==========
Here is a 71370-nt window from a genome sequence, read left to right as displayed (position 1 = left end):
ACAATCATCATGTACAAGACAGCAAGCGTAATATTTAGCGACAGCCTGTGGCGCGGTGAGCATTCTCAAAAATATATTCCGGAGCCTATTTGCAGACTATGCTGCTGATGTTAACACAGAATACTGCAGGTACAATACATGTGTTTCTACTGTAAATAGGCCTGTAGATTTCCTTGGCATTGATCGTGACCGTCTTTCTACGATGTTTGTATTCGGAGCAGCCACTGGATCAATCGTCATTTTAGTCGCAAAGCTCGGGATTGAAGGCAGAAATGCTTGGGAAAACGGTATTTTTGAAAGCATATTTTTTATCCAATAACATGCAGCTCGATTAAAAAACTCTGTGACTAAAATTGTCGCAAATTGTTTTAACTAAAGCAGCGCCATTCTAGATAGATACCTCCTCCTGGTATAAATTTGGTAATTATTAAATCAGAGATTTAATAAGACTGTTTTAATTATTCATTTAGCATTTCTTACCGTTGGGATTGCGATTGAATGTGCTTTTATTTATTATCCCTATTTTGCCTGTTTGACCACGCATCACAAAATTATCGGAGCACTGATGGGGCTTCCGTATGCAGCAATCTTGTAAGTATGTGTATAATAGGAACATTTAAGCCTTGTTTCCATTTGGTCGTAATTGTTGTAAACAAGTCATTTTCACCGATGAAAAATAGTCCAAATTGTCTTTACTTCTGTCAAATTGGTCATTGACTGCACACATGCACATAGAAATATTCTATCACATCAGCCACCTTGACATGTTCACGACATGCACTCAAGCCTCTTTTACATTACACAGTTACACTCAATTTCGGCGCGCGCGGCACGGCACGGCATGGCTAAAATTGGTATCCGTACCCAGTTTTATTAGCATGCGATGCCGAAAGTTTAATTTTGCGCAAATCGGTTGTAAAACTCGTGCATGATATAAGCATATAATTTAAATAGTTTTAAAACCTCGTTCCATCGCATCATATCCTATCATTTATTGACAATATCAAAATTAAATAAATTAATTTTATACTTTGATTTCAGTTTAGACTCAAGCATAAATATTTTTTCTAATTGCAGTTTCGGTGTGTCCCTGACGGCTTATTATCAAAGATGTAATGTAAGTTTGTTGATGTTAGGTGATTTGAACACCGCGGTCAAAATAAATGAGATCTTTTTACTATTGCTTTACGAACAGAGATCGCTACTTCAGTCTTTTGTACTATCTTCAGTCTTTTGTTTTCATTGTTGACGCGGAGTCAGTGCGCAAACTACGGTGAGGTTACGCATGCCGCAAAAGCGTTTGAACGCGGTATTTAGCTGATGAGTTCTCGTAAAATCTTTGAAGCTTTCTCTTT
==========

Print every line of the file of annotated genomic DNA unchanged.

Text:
Here is a 71370-nt window from a genome sequence, read left to right as displayed (position 1 = left end):
ACAATCATCATGTACAAGACAGCAAGCGTAATATTTAGCGACAGCCTGTGGCGCGGTGAGCATTCTCAAAAATATATTCCGGAGCCTATTTGCAGACTATGCTGCTGATGTTAACACAGAATACTGCAGGTACAATACATGTGTTTCTACTGTAAATAGGCCTGTAGATTTCCTTGGCATTGATCGTGACCGTCTTTCTACGATGTTTGTATTCGGAGCAGCCACTGGATCAATCGTCATTTTAGTCGCAAAGCTCGGGATTGAAGGCAGAAATGCTTGGGAAAACGGTATTTTTGAAAGCATATTTTTTATCCAATAACATGCAGCTCGATTAAAAAACTCTGTGACTAAAATTGTCGCAAATTGTTTTAACTAAAGCAGCGCCATTCTAGATAGATACCTCCTCCTGGTATAAATTTGGTAATTATTAAATCAGAGATTTAATAAGACTGTTTTAATTATTCATTTAGCATTTCTTACCGTTGGGATTGCGATTGAATGTGCTTTTATTTATTATCCCTATTTTGCCTGTTTGACCACGCATCACAAAATTATCGGAGCACTGATGGGGCTTCCGTATGCAGCAATCTTGTAAGTATGTGTATAATAGGAACATTTAAGCCTTGTTTCCATTTGGTCGTAATTGTTGTAAACAAGTCATTTTCACCGATGAAAAATAGTCCAAATTGTCTTTACTTCTGTCAAATTGGTCATTGACTGCACACATGCACATAGAAATATTCTATCACATCAGCCACCTTGACATGTTCACGACATGCACTCAAGCCTCTTTTACATTACACAGTTACACTCAATTTCGGCGCGCGCGGCACGGCACGGCATGGCTAAAATTGGTATCCGTACCCAGTTTTATTAGCATGCGATGCCGAAAGTTTAATTTTGCGCAAATCGGTTGTAAAACTCGTGCATGATATAAGCATATAATTTAAATAGTTTTAAAACCTCGTTCCATCGCATCATATCCTATCATTTATTGACAATATCAAAATTAAATAAATTAATTTTATACTTTGATTTCAGTTTAGACTCAAGCATAAATATTTTTTCTAATTGCAGTTTCGGTGTGTCCCTGACGGCTTATTATCAAAGATGTAATGTAAGTTTGTTGATGTTAGGTGATTTGAACACCGCGGTCAAAATAAATGAGATCTTTTTACTATTGCTTTACGAACAGAGATCGCTACTTCAGTCTTTTGTACTATCTTCAGTCTTTTGTTTTCATTGTTGACGCGGAGTCAGTGCGCAAACTACGGTGAGGTTACGCATGCCGCAAAAGCGTTTGAACGCGGTATTTAGCTGATGAGTTCTCGTAAAATCTTTGAAGCTTTCTCTTT